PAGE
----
High-grade gliomas account for majority of primary central nervous system tumors and are infiltrative tumors with microscopic disease extending into the adjacent brain. They are divided into anaplastic gliomas including anaplastic astrocytoma, anaplastic oligodendroglioma, and anaplastic oligoastrocytoma.

Malignant gliomas are histologically heterogeneous and invasive tumors that are derived from glia. The World Health Organization classifies astrocytomas on the basis of histological features into four prognostic grades: Grade I (pirocytic astrocytoma), Grade II (diffuse astrocytoma), Grade III (anaplastic astrocytoma), and Grade IV (glioblastoma).[1] Glioblastoma accounts for approximately 60%–70% of malignant gliomas, also known as glioblastoma multiforme (GBM).

The multimodality treatment with maximal surgical resection followed by adjuvant radiotherapy (RT) and chemotherapy represents the standard approach to the treatment of glioblastoma (GBM).[2] In addition to surgery, RT remains the cornerstone of treatment.[3] With ongoing improvements in the technical delivery of RT, there is clinical benefit for patients with both reduced short and late toxicity. In addition, the patients are living longer and a greater proportion are remaining functionally well until late in the course of their disease. The standard dose is 60 Gy in 30 fractions. The difficulty of GBM RT is to spare organs at risk (OARs) such as brainstem, optic chiasm, optic nerves, lens, and cochlea. The primary goal in external beam RT treatment is to accurately deliver prescribed dose to the target while minimum dose to the OARs (while sparing the normal organs, which are closely situated to the tumor).

Modern RT techniques including intensity-modulated radiation therapy (IMRT) allow better conformity dose to the target with a subsequent decrease in treatment-related complications. IMRT is a high-precision RT that uses computer-controlled linear accelerators to provide precise radiation doses for malignancies in advanced patterns. IMRT allows delivery of high dose of radiation to the target while sparing surrounding critical structures. It is produced by delivering multiple beamlets of radiation, from many angles incident on a target. These individual beamlets are dynamically shaped so that different areas within the target can receive different doses of radiation simultaneously. It far better achieves the standard goals of radiation therapy: to deliver a high dose of radiation to the target and spare the normal tissues, than conformal RT. As IMRT allows better target coverage and dose conformity with complex, irregular shapes, it is also able to reduce toxicity by achieving a better dose gradient between the target and normal tissues.[4],[5],[6],[7]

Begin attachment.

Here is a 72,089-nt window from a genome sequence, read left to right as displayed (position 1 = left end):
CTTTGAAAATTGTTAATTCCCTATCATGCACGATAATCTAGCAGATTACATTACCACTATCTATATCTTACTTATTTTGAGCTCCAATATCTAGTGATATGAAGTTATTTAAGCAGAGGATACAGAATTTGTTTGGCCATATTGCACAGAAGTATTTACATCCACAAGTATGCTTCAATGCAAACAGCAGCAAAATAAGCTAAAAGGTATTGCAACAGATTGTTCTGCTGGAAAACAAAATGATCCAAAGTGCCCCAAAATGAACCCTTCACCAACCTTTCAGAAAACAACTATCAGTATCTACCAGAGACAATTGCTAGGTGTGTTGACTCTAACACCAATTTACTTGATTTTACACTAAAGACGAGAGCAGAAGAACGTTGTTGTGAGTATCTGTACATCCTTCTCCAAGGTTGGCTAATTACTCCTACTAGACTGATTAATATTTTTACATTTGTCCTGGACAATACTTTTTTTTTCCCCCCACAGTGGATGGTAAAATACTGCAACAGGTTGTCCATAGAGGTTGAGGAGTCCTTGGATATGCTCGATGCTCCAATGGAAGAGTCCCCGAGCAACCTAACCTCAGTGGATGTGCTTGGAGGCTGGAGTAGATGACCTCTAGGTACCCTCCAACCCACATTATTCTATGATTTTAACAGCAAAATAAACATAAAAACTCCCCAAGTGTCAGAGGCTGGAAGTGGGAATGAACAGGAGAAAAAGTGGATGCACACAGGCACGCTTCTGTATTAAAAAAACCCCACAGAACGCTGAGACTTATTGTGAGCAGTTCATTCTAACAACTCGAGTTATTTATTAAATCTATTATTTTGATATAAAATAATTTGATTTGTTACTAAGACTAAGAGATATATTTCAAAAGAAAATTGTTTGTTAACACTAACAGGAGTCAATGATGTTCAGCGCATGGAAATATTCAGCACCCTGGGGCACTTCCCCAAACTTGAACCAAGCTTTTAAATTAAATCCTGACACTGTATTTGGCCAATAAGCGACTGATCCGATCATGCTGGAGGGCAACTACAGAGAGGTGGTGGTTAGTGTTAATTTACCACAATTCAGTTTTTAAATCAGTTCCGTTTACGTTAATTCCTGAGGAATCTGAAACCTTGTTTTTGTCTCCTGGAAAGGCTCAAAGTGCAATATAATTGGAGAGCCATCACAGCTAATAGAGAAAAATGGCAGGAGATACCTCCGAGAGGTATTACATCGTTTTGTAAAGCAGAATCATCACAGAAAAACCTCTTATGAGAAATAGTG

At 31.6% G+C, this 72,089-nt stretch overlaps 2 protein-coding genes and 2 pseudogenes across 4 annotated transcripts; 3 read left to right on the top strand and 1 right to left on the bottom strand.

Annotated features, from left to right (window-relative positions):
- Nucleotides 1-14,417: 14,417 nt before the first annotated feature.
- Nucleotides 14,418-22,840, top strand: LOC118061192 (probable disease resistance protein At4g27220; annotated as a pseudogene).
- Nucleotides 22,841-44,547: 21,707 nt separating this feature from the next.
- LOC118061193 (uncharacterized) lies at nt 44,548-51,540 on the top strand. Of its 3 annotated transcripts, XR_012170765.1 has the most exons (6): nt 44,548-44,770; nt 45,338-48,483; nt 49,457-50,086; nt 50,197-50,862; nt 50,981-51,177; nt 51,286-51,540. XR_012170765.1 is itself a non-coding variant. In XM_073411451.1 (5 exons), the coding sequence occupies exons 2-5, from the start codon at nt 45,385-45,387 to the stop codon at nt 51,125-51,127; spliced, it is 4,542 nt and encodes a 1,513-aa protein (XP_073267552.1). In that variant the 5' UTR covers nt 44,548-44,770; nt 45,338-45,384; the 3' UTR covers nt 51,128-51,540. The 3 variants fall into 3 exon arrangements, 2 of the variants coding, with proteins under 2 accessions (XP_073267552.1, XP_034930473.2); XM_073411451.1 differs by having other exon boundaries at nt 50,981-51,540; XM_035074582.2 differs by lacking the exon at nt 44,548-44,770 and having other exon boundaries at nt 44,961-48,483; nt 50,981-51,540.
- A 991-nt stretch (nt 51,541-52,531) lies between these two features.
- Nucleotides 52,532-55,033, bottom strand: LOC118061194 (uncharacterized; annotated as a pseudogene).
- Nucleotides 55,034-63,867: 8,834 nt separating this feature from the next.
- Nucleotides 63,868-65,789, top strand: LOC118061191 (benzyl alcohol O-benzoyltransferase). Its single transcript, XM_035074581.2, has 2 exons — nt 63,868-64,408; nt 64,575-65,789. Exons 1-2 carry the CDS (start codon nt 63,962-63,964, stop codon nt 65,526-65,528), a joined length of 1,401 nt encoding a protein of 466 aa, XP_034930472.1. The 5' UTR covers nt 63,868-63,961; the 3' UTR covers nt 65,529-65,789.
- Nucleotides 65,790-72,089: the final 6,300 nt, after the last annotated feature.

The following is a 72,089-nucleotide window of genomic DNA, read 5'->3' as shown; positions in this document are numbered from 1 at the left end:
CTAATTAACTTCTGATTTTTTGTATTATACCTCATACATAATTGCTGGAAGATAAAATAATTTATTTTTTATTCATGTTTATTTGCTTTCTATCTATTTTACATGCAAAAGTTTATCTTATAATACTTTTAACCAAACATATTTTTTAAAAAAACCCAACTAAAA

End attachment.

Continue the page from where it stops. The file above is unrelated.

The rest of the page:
Postoperative RT is absolutely essential for high-grade glioma. With the technical advances in RT, the use of intensity-modulated radiation therapy (IMRT) and volumetric-modulated arc therapy for the radiation of high-grade glioma is increasingly common as a substitute for three-dimentional radiotherapy (3DCRT).[8] Several studies have reported that IMRT can achieve high conformity for the target while reducing the dose to OARs, compared with 3DCRT.[9],[10],[11],[12] Wagner et al.[9] reported the dosimetric comparison of IMRT and 3DCRT plans for 14 consecutive patients with malignant glioma, and they mentioned that if the planning target volume (PTV) is near an OAR, the PTV coverage for IMRT is more acceptable than that for 3DCRT. Lorentini et al.[10] reported that the clinical dosimetric scenario could benefit the most from an IMRT plan versus a 3DCRT plan for 17 patients with glioblastoma, and they reported that the higher the number of PTV-OARs overlaps, IMRT provides the better target coverage compared to 3DCRT plan.